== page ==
The largest asteroid to pass by Earth this year has made its closest approach, posing no threat of a cataclysmic collision but giving astronomers a rare chance to study a rock formed during the beginning of our solar system.
The asteroid was two million kilometres (1.25 million miles) away at its nearest, according to NASA — more than five times the distance between the Earth and the Moon but still close enough to be classified as a “potentially hazardous asteroid”.
NASA tracks and catalogues such objects that could potentially slam into Earth and unleash enormous destruction, like the massive asteroid hit that wiped out 75 percent of life on the planet 66 million years ago.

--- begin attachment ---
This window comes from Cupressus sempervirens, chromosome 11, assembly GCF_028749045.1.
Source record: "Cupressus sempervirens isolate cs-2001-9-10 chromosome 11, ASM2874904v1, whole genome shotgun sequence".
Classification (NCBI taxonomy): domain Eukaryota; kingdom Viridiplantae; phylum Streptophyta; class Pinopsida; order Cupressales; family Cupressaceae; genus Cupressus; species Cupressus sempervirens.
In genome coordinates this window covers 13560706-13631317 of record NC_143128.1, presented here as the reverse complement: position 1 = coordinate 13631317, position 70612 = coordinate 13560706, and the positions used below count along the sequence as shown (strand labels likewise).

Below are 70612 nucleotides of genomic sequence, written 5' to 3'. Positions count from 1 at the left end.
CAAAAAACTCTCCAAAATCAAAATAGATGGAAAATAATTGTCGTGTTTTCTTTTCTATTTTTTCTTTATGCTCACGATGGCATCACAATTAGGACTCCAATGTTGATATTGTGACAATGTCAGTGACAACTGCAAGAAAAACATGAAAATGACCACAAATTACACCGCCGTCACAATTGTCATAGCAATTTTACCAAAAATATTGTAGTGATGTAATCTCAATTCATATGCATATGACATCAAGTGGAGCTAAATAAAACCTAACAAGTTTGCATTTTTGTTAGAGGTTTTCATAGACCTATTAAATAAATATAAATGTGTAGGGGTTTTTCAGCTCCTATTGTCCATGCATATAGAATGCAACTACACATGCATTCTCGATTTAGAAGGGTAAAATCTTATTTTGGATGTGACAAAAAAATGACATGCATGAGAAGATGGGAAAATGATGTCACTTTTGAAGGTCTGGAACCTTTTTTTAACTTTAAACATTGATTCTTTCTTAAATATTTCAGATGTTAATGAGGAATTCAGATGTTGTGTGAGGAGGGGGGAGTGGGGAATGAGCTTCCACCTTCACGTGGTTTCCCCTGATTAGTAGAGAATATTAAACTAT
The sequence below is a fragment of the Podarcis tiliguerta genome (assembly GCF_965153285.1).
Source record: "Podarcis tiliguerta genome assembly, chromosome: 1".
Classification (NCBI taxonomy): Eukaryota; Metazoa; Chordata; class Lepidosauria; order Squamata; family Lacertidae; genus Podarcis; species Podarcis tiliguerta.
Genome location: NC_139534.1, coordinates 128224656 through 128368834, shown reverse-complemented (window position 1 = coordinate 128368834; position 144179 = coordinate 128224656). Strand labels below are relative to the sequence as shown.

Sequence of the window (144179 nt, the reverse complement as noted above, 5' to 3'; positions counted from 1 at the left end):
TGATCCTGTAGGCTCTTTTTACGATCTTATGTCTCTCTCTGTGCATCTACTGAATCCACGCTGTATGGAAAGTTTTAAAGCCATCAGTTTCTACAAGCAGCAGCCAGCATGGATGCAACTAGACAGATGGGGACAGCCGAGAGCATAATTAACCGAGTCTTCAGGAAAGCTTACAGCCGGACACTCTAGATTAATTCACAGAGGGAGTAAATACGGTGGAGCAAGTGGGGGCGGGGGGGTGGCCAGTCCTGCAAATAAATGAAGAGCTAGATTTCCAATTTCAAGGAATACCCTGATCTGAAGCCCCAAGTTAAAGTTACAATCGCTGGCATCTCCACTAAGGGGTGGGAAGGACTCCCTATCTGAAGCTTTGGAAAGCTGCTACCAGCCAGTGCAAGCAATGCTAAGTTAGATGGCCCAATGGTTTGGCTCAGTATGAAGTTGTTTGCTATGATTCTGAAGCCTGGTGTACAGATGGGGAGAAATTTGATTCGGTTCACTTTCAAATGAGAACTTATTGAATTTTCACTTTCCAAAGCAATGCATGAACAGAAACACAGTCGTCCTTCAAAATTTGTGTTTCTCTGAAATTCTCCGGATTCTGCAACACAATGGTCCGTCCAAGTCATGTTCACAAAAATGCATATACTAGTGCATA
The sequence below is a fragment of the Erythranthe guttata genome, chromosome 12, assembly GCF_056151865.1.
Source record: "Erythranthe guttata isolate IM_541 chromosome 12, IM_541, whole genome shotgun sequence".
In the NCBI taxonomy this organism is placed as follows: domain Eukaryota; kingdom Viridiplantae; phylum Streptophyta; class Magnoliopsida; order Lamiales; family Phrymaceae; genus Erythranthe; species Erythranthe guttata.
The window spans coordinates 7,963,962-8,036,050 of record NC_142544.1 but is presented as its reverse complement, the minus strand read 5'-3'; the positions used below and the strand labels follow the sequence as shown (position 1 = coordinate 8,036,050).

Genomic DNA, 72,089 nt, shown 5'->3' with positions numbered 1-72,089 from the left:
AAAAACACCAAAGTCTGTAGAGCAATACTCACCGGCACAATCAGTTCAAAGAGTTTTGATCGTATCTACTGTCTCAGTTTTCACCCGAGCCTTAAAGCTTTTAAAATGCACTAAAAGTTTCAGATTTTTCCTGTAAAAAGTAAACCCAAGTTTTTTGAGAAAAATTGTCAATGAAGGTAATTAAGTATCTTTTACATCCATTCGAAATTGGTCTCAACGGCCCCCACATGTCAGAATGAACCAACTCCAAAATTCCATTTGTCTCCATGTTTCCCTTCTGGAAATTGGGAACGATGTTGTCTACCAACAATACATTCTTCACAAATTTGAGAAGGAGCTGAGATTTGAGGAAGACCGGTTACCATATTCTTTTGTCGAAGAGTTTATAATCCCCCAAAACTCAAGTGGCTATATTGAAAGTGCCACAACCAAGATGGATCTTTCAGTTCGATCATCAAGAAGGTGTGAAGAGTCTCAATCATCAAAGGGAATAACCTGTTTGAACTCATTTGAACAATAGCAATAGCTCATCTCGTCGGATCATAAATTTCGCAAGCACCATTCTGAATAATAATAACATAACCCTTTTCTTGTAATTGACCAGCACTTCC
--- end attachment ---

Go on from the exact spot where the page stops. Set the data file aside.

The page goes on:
Asteroid 2001 FO32, discovered 20 years ago, was too far to be that dangerous even as it reached its nearest point to Earth at around 1400 GMT Sunday, according to the Paris Observatory. NASA said it was travelling at about 124,000 kph (77,000 mph).
“Oh yes, friends! Do you see this dot of light? This dot of light is the asteroid,” exclaimed astrophysicist Gianluca Masi of the Italy-based Virtual Telescope Project, which had trained its lenses on the rock on Monday soon after its nearest approach. —AFP